PS just biked the trail to get a look at this route, and it's definitely too swift for a sea kayak, at least the upper part. Looks fun for a river kayak though, being careful about the log jams.
We kayaked the Cedar River from SE Jones Rd. to Lake Washington. This is an update on the log-jam situation for that stretch. The flow rate that day was 490cfs. There were three log-jams that required portage. All three portages were relatively easy; no bush whacking. All the pre-flood log jams except at Ron Regis park have been cleared by the flood. So all marked log jam warning signs on the river (except at Ron Regis park) can be ignored. 3/22/2020. The 1st log-jam was at where Cavanaugh Pond USED to exist before the flooding. Now the river cuts straight through the pond and leaves the former bend dry. The 2nd log-jam is close, just before the next bend. Both of these log-jams are just before and after 163rd Ct. SE, Renton WA. The 3rd log-jam is at the middle of Ron Regis Park. No more log-jams all the way to Lake Washington. We used 10 foot flat bottom kayaks and had a great time. Obstacles other than the three log-jams that span the river can be avoided. Took us about 3.5 hours from SE Jones Rd. to Gene Coulon Park on S. Lake Washington.
On March 1, three of us kayaked (1 IK) the Cedar River from Landsburg down to Cedar Grove Rd. After the third railroad trestle Cedar River trail crossing, a log jam has enlarged and pushed the water left where it cut down a new channel. The main channel is completely de-watered leaving about a dozen riverside homes without a river. On Google map view the dry riverbed begins at the top of the lower (green) Dorre Don Natural area at the log jam. It spans the right curve in the river approximately 2295.17 ft (0.43 miles) down to the next bend. The river cuts straight left NW by 231st Pl SE around an island and rejoins below at the bend of the river. On Google Map Satellite view you can see the depression that the river followed. We saw 3 very large logs in the upper portion of the new channel. We scouted and bushwhacked thru the woods over logs and down two dry side channels to put in below the logs about 100+ yds. downstream halfway down that channel at a riverbed outlet. The rest of the side channel was clear. The remainder of the run down to Cedar Grove Rd. had wood to dodge in several places but none required portage. We observed from the road several (at least 3) logs spanning the river between Cedar Grove and Cedar River Park below Cavanaugh Pond.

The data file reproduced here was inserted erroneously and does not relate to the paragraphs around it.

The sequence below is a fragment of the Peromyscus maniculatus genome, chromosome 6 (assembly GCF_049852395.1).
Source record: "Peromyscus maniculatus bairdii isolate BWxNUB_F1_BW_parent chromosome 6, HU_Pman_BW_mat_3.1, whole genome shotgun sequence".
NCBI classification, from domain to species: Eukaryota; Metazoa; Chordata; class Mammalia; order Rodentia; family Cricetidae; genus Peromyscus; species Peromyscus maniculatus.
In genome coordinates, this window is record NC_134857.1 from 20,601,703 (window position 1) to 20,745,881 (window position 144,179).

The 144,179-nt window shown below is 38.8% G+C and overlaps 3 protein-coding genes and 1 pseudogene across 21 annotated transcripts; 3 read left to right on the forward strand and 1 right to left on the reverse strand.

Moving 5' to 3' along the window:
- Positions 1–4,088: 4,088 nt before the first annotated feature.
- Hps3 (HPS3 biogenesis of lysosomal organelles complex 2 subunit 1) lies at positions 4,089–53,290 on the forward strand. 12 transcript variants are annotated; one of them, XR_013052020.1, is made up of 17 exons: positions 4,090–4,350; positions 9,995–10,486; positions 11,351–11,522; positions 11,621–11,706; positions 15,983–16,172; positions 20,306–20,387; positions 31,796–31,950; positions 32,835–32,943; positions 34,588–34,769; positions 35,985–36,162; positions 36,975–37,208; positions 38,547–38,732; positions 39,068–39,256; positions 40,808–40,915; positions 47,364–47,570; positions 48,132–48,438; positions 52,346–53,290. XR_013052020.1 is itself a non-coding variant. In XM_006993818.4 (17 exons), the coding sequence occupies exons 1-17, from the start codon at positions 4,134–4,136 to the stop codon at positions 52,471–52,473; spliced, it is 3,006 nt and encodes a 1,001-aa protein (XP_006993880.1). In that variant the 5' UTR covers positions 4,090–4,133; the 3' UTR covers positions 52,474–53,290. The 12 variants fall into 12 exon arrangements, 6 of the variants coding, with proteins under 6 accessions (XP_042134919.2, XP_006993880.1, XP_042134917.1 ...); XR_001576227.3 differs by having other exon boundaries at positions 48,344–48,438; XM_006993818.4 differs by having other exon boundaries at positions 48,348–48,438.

My friend and I packrafted the Cedar on Feb. 19, 2020. I recently moved to Renton and was very curious what the river looked like after the recent floods. We had to portage 6 or 7 times, floating from Landsburg out to the mouth in Lake Washington. The biggest (and first) logjam came in the Dorre Don Natural Area where the oxbow was punched through at 231st Pl SE. There's a huge debris field with the river flowing through it, followed by a strainer 50 yards downstream. I didn't mark the location of every strainer, but there are also 2 blocking logs at Cavanaugh Pond, where another oxbow was blown through. A fun float with lots of mergansers, dippers, kingfishers, and bald eagles (all in the vicinity of the dump). It took us about 6 hours from Landsburg to our takeout near Kennydale Beach with a flow of around 950 CFS.
As of Jan 1, 2007, the only significant wood is a tree across the river about a half mile above the 169 Bridge. At flows higher than 1000, you can probably go right over it, but most likely a flow above 1000 will move the tree so it's out of the way.
I ran the lower section of the Cedar, from just below the upper Jones Road bridge on 11/24. The recent floods have washed out alot of the wood in the new channel that was created by the landslide during the Nisqually earthquake. Now instead of a 200 yard portage, there are just a couple logs near the end of this section. We were able to get through without portaging, but it involved some tight moves and a class 4 ferry above a river-wide log. Beginner/intermediate boaters would be well advised to make the short portage around the logs.
8 years ago
by Carla Miner
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Cedar Slalom Course
Kayak at start of Cedar River Slalom Course
Cedar River Slalom Race 2007
Knotweek survey day
C1 on Cedar Slalom Course
Cedar Slalom course start
Cedar River Slalom
gravel mitigation project
Landsburg, Slalom Course
Cedar, Landsburg Aqueduct
Cedar River Slalom course